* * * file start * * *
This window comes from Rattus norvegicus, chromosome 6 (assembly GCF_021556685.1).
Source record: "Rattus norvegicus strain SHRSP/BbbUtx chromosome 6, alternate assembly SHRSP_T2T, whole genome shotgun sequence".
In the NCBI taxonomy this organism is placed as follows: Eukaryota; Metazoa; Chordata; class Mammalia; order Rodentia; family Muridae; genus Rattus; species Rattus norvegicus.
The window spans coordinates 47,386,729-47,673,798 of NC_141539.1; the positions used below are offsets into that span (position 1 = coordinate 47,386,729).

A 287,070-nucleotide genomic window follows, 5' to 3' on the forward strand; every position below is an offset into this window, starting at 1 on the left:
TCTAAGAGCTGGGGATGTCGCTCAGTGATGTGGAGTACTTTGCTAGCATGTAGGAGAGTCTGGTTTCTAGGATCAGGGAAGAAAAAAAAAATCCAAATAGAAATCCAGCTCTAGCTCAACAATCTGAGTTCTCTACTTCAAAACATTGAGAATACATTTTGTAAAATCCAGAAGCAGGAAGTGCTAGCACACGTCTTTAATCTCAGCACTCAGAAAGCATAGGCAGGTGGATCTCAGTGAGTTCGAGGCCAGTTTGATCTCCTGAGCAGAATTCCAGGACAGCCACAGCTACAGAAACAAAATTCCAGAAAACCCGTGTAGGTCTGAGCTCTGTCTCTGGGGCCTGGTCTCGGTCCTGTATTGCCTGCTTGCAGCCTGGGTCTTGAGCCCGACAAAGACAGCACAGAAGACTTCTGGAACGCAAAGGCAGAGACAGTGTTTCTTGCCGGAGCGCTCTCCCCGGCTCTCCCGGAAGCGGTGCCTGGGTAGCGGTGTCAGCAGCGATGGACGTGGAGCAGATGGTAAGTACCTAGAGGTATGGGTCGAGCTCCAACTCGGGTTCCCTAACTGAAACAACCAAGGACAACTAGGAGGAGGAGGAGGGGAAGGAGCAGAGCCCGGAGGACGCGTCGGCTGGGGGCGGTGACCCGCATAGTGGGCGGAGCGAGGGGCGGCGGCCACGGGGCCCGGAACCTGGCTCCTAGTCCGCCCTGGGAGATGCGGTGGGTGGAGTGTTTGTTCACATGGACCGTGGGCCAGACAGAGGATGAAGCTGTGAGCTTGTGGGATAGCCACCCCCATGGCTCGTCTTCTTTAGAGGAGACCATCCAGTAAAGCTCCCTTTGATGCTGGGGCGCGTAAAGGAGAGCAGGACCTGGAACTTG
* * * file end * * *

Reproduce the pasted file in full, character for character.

This window comes from Rattus norvegicus, chromosome 6 (assembly GCF_021556685.1).
Source record: "Rattus norvegicus strain SHRSP/BbbUtx chromosome 6, alternate assembly SHRSP_T2T, whole genome shotgun sequence".
In the NCBI taxonomy this organism is placed as follows: Eukaryota; Metazoa; Chordata; class Mammalia; order Rodentia; family Muridae; genus Rattus; species Rattus norvegicus.
The window spans coordinates 47,386,729-47,673,798 of NC_141539.1; the positions used below are offsets into that span (position 1 = coordinate 47,386,729).

A 287,070-nucleotide genomic window follows, 5' to 3' on the forward strand; every position below is an offset into this window, starting at 1 on the left:
TCTAAGAGCTGGGGATGTCGCTCAGTGATGTGGAGTACTTTGCTAGCATGTAGGAGAGTCTGGTTTCTAGGATCAGGGAAGAAAAAAAAAATCCAAATAGAAATCCAGCTCTAGCTCAACAATCTGAGTTCTCTACTTCAAAACATTGAGAATACATTTTGTAAAATCCAGAAGCAGGAAGTGCTAGCACACGTCTTTAATCTCAGCACTCAGAAAGCATAGGCAGGTGGATCTCAGTGAGTTCGAGGCCAGTTTGATCTCCTGAGCAGAATTCCAGGACAGCCACAGCTACAGAAACAAAATTCCAGAAAACCCGTGTAGGTCTGAGCTCTGTCTCTGGGGCCTGGTCTCGGTCCTGTATTGCCTGCTTGCAGCCTGGGTCTTGAGCCCGACAAAGACAGCACAGAAGACTTCTGGAACGCAAAGGCAGAGACAGTGTTTCTTGCCGGAGCGCTCTCCCCGGCTCTCCCGGAAGCGGTGCCTGGGTAGCGGTGTCAGCAGCGATGGACGTGGAGCAGATGGTAAGTACCTAGAGGTATGGGTCGAGCTCCAACTCGGGTTCCCTAACTGAAACAACCAAGGACAACTAGGAGGAGGAGGAGGGGAAGGAGCAGAGCCCGGAGGACGCGTCGGCTGGGGGCGGTGACCCGCATAGTGGGCGGAGCGAGGGGCGGCGGCCACGGGGCCCGGAACCTGGCTCCTAGTCCGCCCTGGGAGATGCGGTGGGTGGAGTGTTTGTTCACATGGACCGTGGGCCAGACAGAGGATGAAGCTGTGAGCTTGTGGGATAGCCACCCCCATGGCTCGTCTTCTTTAGAGGAGACCATCCAGTAAAGCTCCCTTTGATGCTGGGGCGCGTAAAGGAGAGCAGGACCTGGAACTTG